[PDF] Download ↠ Superman: Action Comics, Volume 1: Superman and the Men of Steel | by ☆ Grant Morrison Rags Morales Andy Kubert

By Grant Morrison Rags Morales Andy Kubert | Comments: ( 620 ) | Date: ( Aug 21, 2019 )

DC Comics took a bold step and renumbered the longest running monthly comic, Action Comics, to 1 for the first time since 1938 as part of the DC Comics The New 52 event.With this renumbering comes a new creative team featuring comics legend Grant Morrison and fan favorite artist Rag Morales While Morrison is no stranger to writing the Superman character, having won threeDC Comics took a bold step and renumbered the longest running monthly comic, Action Comics, to 1 for the first time since 1938 as part of the DC Comics The New 52 event.With this renumbering comes a new creative team featuring comics legend Grant Morrison and fan favorite artist Rag Morales While Morrison is no stranger to writing the Superman character, having won three Eisner Award s for his work on All Star Superman, Action Comics will be something new for both old and new readers and present humanity s first encounters with Superman, before he became one of the World s Greatest Super Heroes.Set a few years in the past, it s a bold new take on a classic hero.Collecting Action Comics 1 8


  • Title: Superman: Action Comics, Volume 1: Superman and the Men of Steel
  • Author: Grant Morrison Rags Morales Andy Kubert
  • ISBN: 9781401235468
  • Page: 246
  • Format: Hardcover

About Author:

Grant Morrison Rags Morales Andy Kubert

Scottish comic book author Grant Morrison is known for culture jamming and the constant reinvention of his work He is known for his nonlinear narratives and countercultural leanings in his runs on titles including DC Comics Animal Man, Batman, JLA, The Invisibles, Action Comics, All Star Superman, and Doom Patrol, and Marvel Comics New X Men and Fantastic Four Many of these are controversial, yet rate in some of the most critically acclaimed and popular books He is also active in screenwriting.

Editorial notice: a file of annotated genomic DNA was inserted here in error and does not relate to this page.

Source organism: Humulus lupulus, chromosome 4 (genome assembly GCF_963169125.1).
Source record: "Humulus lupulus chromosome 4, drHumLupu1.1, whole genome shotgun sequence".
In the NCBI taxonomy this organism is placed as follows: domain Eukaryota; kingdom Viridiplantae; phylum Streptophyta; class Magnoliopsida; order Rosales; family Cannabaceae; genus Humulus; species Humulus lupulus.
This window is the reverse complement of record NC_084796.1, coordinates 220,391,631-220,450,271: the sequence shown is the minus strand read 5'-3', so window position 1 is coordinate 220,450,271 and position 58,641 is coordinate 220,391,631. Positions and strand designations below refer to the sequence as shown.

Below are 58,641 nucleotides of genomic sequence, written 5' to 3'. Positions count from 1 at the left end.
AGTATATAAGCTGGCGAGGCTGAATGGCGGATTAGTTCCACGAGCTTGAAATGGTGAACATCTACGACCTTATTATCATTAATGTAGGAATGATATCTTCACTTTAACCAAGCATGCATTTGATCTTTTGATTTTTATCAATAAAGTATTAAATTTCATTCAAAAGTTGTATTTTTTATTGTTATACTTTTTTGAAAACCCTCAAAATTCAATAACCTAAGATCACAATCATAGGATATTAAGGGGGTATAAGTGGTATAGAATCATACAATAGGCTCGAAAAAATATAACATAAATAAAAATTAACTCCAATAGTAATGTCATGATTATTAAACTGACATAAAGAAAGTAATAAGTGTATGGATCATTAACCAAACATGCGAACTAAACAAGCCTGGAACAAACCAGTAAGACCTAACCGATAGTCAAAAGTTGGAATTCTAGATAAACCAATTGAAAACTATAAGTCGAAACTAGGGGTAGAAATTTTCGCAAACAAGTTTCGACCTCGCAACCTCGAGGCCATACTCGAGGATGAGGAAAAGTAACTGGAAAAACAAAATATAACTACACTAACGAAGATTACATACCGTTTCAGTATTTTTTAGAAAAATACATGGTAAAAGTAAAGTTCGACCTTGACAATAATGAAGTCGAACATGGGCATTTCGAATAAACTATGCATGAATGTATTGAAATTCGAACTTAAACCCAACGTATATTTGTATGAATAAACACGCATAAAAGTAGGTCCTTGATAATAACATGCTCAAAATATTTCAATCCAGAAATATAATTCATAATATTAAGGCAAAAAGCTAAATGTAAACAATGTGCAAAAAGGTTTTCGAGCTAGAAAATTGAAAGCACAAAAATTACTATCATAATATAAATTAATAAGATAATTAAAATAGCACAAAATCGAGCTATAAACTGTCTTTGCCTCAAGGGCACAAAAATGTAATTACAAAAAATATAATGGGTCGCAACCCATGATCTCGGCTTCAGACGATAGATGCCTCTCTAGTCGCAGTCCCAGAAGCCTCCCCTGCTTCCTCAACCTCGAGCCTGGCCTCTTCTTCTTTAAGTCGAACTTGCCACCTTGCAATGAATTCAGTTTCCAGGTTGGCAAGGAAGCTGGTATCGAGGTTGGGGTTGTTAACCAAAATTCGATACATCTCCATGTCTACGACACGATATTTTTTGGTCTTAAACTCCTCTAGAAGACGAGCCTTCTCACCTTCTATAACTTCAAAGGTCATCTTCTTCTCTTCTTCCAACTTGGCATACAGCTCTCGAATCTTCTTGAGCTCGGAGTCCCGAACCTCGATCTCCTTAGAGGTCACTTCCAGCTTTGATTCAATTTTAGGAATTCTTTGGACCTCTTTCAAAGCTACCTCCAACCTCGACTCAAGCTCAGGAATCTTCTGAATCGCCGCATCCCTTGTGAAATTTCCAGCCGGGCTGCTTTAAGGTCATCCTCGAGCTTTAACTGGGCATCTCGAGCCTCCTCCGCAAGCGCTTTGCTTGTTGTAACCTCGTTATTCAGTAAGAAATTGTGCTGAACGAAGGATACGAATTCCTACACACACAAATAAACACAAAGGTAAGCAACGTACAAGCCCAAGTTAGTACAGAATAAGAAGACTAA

Comments Superman: Action Comics, Volume 1: Superman and the Men of Steel

  • Jayson

    (B+) 79% | GoodNotes: An atavistic, vulnerable, hard-luck Superman, done very Harry Potter, more The Boy Who Lived than Man of Tomorrow.


  • Anne

    4.5 starsI've always liked Superboy more than I liked Superman.Why?Because Conner wasn't such a goody-goody. He had attitude. Also, he wasn't an all-powerful god. He was still stuck at 'able to leap tall buildings in a single bound'.I have a sneaking feeling I'm not the only one who has felt, at one time or another, that Superman was a douche. A douche clad in red and blue spandex.I also think I'm not the only one who has been chomping at the bit, waiting to see if Morrison was going to fuck up [...]


  • Jeff

    A few years back, my son and I were watching the DC Animated Justice League series. My son would ask me to explain certain facets of the character’s background. Considering DC’s convoluted continuity, it was less awkward explaining sex, than it was Hawkman’s origin story. With the DC’s New 52 re-launch, perhaps one of their goals is to somehow begin fresh for the new reader. I don’t know. This is my first experience reading the New 52.I’m impressed. Grant Morrison has more great Supe [...]


  • Bookwraiths

    Originally reviewed at Bookwraiths Reviews Up in the sky, look: it’s a bird. It’s a plane. IT’S SUPERMAN! And he is faster than a speeding bullet, more powerful than a locomotive, able to leap tall buildings in a single bound. When I was a kid that is how I always thought of Superman. He wasn’t omnipotent or superhumanly brilliant or god-like. He was just a guy from another planet who was gifted with some amazing powers by our sun. Powers he tried to use to help other people. Somehow, th [...]


  • Dan Schwent

    General Lane and Lex Luthor team up to capture the new super hero calling himself Superman. But is the deal Luthor has made with an alien intelligence worth the price?I know this is the comic book equivalent of blasphemy but I've never much cared for Superman. In fact, his death and/or replacement is about the only thing that's ever made me buy his books i n the monthly format. When the New 52 hit, I thought Superman might have suddenly become interesting. Did he?Yes. Grant Morrison returned Sup [...]


  • Dirk Grobbelaar

    The opening issues of the new 52 Action Comics reboot are actually quite cool. We see a jeans and t-shirt clad Superman in his first attempts at fighting crime. Like in the original Action Comics, he can’t fly yet, but he can “leap buildings with a single bound”. It’s quite a bit of fun, really. What’s also interesting is the arrogance he displays here. Not quite the Superman we’re used to.And then things start going awry. The stakes get upped when a mysterious alien entity arrives t [...]


  • Sam Quixote

    Grant Morrison’s re-imagining of Action Comics takes its cue from the 1938 comics where Superman first appeared. In those comics like in this one Superman can’t fly yet, he doesn’t have all of the powers we’re used to seeing in him, and seems to always be lifting heavy objects like cars or wrecking balls. Also, as he’s a young man (early 20s) he isn’t as wise or experienced as the Superman of, say, “All Star Superman” (also written by Morrison) where he displayed a profound under [...]


  • Artemy